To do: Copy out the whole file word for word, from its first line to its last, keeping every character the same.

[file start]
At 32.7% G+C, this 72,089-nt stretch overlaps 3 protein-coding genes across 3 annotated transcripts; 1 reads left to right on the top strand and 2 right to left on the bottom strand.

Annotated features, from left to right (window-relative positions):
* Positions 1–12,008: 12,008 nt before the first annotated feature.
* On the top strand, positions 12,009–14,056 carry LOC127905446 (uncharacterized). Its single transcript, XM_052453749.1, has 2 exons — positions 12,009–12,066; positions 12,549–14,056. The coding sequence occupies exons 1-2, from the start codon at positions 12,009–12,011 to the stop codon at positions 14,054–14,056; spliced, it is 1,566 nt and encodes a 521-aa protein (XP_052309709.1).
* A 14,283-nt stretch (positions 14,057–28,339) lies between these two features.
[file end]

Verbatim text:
At 32.7% G+C, this 72,089-nt stretch overlaps 3 protein-coding genes across 3 annotated transcripts; 1 reads left to right on the top strand and 2 right to left on the bottom strand.

Annotated features, from left to right (window-relative positions):
* Positions 1–12,008: 12,008 nt before the first annotated feature.
* On the top strand, positions 12,009–14,056 carry LOC127905446 (uncharacterized). Its single transcript, XM_052453749.1, has 2 exons — positions 12,009–12,066; positions 12,549–14,056. The coding sequence occupies exons 1-2, from the start codon at positions 12,009–12,011 to the stop codon at positions 14,054–14,056; spliced, it is 1,566 nt and encodes a 521-aa protein (XP_052309709.1).
* A 14,283-nt stretch (positions 14,057–28,339) lies between these two features.